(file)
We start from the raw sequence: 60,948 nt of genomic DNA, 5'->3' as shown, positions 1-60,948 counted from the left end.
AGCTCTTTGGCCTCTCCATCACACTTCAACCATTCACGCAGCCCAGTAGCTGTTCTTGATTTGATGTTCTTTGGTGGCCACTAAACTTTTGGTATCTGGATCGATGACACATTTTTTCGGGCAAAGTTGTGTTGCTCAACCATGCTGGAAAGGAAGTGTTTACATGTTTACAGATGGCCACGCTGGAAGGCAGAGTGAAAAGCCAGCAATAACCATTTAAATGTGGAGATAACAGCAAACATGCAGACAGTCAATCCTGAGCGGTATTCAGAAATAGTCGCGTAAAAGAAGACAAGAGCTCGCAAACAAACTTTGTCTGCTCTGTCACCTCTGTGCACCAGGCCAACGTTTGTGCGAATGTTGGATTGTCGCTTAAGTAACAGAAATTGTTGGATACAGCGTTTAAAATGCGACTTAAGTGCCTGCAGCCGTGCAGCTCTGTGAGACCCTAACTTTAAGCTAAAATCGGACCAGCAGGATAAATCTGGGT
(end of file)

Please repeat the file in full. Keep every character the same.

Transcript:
We start from the raw sequence: 60,948 nt of genomic DNA, 5'->3' as shown, positions 1-60,948 counted from the left end.
AGCTCTTTGGCCTCTCCATCACACTTCAACCATTCACGCAGCCCAGTAGCTGTTCTTGATTTGATGTTCTTTGGTGGCCACTAAACTTTTGGTATCTGGATCGATGACACATTTTTTCGGGCAAAGTTGTGTTGCTCAACCATGCTGGAAAGGAAGTGTTTACATGTTTACAGATGGCCACGCTGGAAGGCAGAGTGAAAAGCCAGCAATAACCATTTAAATGTGGAGATAACAGCAAACATGCAGACAGTCAATCCTGAGCGGTATTCAGAAATAGTCGCGTAAAAGAAGACAAGAGCTCGCAAACAAACTTTGTCTGCTCTGTCACCTCTGTGCACCAGGCCAACGTTTGTGCGAATGTTGGATTGTCGCTTAAGTAACAGAAATTGTTGGATACAGCGTTTAAAATGCGACTTAAGTGCCTGCAGCCGTGCAGCTCTGTGAGACCCTAACTTTAAGCTAAAATCGGACCAGCAGGATAAATCTGGGT